Methods

Plant material and extraction

The leaves of B. monniera were collected from the village Khanpur, Bogra, Bangladesh in June, 2014. The collected samples were then identified by Sarder Nasir Uddin, Senior Scientific Officer, Bangladesh National Herbarium, Dhaka, Bangladesh. A voucher specimen (DACB: 38106) has been deposited in the Herbarium for further reference. About 250 g of powdered material have to be soaked in 800 mL methanol at 25 ± 2 °C for 72 h in a beaker and mixture needs to be stirred every 18 h using a sterile glass rod. Filtrate was obtained 3 times with the help of Whatman No. 1 filter paper and sterilized cotton filter. The solvent was removed by rotary evaporator and 10.56 g extract (Yield 4.22 %) was obtained. This crude extract was used for the investigations of antidepressant-like effect of the methanolic extract of B. monniera in mice.

Animals

Swiss Albino mice (20–25 g) were collected from the Animal Research Branch of the International Center for Diarrheal Disease and Research, Bangladesh (ICDDR, B). Animals were maintained under standard environmental conditions (temperature: 25.0 ± 2.0 °C, relative humidity: 55–65 % and 12 h light/ dark cycle). Husk and excreta were removed from the cages every day. Pellets of mice foods, provided by ICDDR, B were given to the mice with fresh water ad libitum during acclimatization period. The animals were acclimatized to the laboratory environment for a period of 14 days prior to performing the experiments into five groups such control, standard and three tests groups (50, 100 and 200 mg/kg). The animals were fasted overnight before the experiments. All the experimental animals were treated following the Ethical Principles and Guidelines for Scientific Experiments on Animals (1995) formulated by The Swiss Academy of Medical Sciences and the Swiss Academy of Sciences. All experimental rules were approved by the Institutional Animal Ethical Committee (SUB/IAEC/14.01) of Stamford University Bangladesh.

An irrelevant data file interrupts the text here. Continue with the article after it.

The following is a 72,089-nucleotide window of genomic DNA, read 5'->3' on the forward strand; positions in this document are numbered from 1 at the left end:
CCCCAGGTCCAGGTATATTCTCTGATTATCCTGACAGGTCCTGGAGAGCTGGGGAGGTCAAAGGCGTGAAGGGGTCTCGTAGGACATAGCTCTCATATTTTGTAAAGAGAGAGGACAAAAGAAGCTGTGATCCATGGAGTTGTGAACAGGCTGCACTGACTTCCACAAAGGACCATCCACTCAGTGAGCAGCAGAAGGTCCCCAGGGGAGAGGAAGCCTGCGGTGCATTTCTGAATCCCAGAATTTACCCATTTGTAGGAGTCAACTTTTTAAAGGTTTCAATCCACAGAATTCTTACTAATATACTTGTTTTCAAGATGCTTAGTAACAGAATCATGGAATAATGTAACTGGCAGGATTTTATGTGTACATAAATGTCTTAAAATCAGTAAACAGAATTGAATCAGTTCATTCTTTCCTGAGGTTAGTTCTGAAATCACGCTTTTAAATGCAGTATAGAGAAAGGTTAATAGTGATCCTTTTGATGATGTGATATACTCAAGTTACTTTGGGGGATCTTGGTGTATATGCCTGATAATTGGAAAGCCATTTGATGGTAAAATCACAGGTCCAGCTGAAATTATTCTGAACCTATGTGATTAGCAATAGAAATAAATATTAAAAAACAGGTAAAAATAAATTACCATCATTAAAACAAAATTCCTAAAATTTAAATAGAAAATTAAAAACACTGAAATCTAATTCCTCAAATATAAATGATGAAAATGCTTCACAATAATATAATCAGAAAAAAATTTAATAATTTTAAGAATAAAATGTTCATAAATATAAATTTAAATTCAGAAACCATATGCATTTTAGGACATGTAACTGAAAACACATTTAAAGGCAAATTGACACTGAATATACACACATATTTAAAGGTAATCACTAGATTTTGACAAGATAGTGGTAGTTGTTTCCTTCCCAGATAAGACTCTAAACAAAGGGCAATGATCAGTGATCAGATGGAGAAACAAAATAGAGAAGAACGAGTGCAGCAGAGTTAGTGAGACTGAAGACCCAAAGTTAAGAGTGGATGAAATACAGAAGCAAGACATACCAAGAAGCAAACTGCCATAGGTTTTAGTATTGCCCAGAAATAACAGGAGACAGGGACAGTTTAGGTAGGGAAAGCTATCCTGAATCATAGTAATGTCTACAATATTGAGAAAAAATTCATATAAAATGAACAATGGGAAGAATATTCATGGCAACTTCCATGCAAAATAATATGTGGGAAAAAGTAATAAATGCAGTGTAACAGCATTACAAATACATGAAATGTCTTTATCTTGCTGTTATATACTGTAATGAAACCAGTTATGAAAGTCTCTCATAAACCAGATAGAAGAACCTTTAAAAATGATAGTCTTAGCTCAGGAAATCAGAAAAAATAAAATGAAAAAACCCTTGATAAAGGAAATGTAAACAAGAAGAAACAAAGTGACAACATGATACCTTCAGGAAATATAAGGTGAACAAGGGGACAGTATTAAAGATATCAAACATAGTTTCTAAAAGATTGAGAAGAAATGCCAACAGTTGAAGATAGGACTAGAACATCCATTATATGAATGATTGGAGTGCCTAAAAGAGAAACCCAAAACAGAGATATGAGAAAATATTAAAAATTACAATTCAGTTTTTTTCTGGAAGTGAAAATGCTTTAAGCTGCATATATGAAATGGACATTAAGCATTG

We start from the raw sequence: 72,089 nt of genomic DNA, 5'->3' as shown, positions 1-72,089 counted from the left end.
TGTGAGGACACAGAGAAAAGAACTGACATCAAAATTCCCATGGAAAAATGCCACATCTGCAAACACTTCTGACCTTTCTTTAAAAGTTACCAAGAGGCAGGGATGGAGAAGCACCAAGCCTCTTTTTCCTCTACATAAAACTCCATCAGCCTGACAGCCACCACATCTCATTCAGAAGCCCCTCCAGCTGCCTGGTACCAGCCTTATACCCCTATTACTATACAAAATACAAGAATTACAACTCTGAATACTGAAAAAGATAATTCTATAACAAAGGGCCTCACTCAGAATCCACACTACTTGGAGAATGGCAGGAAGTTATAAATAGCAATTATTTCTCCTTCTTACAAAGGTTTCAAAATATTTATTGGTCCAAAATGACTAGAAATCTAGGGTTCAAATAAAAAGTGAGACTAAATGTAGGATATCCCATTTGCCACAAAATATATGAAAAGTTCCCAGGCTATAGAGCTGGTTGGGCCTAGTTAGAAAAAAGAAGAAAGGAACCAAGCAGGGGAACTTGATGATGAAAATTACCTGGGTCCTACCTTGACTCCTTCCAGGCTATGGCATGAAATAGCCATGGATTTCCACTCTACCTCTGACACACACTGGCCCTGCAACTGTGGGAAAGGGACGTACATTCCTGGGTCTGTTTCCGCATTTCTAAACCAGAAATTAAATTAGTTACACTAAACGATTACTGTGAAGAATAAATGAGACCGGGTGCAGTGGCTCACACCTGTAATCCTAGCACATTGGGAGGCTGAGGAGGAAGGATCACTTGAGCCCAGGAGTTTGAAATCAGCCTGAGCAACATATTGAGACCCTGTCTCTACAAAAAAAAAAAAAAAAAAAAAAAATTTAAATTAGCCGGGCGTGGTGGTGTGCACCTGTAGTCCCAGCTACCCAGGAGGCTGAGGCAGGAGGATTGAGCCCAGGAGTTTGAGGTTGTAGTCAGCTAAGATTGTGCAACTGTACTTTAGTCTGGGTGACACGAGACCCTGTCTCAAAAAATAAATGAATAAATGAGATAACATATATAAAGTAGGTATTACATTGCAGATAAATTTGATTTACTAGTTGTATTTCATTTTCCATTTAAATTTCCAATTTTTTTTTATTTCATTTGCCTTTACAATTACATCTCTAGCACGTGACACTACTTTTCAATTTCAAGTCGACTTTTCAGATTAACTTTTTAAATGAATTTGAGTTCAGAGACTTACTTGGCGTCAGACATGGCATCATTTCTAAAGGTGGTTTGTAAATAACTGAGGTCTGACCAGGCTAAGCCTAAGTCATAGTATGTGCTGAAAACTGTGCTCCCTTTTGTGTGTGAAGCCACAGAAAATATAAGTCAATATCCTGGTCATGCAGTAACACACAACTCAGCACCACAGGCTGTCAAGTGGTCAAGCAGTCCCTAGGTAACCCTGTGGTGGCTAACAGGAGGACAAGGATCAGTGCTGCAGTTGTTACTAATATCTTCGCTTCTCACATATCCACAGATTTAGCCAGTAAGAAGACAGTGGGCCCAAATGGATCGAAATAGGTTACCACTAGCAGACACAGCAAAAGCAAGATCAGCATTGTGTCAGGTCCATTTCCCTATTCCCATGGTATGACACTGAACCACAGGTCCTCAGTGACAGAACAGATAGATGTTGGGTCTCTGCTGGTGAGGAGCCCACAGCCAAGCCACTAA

Drugs and treatments

The described experiments used chemicals and drugs such as methanol (Merck, Germany), and Imipramine hydrochloride (Sandoz, Novartis Bangladesh Ltd). The standard drug Imipramine hydrochloride (30 mg/kg) was used in antidepressant activity tests. The sample of methanolic extract of B. monniera and standard drug Imipramine hydrochloride were prepared by dissolving in deionized water at the doses of 50, 100, and 200 mg/ kg for sample extract and 30 mg/kg for standard drug respectively. The test and standard groups were received MEBM and drugs orally 30 min before the experiments, whereas the control group received 0.1 mL/mouse deionized water. All the groups received drugs and samples via gavage. Before the final experiments, all the groups of animals treated for two weeks. All the chemicals and the drugs were analytical graded and highly purified.

Antidepressant activity tests

Forced swimming test (FST)